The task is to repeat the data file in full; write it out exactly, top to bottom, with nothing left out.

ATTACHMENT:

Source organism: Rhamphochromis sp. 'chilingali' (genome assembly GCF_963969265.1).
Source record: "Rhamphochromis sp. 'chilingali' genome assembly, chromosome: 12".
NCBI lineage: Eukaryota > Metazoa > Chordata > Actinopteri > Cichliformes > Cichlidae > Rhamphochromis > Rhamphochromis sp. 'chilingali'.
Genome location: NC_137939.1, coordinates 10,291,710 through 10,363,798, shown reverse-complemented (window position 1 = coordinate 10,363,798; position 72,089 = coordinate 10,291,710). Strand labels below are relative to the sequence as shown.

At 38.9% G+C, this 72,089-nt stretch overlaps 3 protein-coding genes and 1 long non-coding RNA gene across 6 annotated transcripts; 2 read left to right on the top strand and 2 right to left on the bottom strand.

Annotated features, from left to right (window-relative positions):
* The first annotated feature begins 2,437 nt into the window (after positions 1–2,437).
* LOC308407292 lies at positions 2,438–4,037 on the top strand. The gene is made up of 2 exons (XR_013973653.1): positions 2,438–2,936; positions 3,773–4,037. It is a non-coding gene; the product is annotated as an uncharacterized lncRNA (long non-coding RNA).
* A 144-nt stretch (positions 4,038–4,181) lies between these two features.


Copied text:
Source organism: Rhamphochromis sp. 'chilingali' (genome assembly GCF_963969265.1).
Source record: "Rhamphochromis sp. 'chilingali' genome assembly, chromosome: 12".
NCBI lineage: Eukaryota > Metazoa > Chordata > Actinopteri > Cichliformes > Cichlidae > Rhamphochromis > Rhamphochromis sp. 'chilingali'.
Genome location: NC_137939.1, coordinates 10,291,710 through 10,363,798, shown reverse-complemented (window position 1 = coordinate 10,363,798; position 72,089 = coordinate 10,291,710). Strand labels below are relative to the sequence as shown.

At 38.9% G+C, this 72,089-nt stretch overlaps 3 protein-coding genes and 1 long non-coding RNA gene across 6 annotated transcripts; 2 read left to right on the top strand and 2 right to left on the bottom strand.

Annotated features, from left to right (window-relative positions):
* The first annotated feature begins 2,437 nt into the window (after positions 1–2,437).
* LOC308407292 lies at positions 2,438–4,037 on the top strand. The gene is made up of 2 exons (XR_013973653.1): positions 2,438–2,936; positions 3,773–4,037. It is a non-coding gene; the product is annotated as an uncharacterized lncRNA (long non-coding RNA).
* A 144-nt stretch (positions 4,038–4,181) lies between these two features.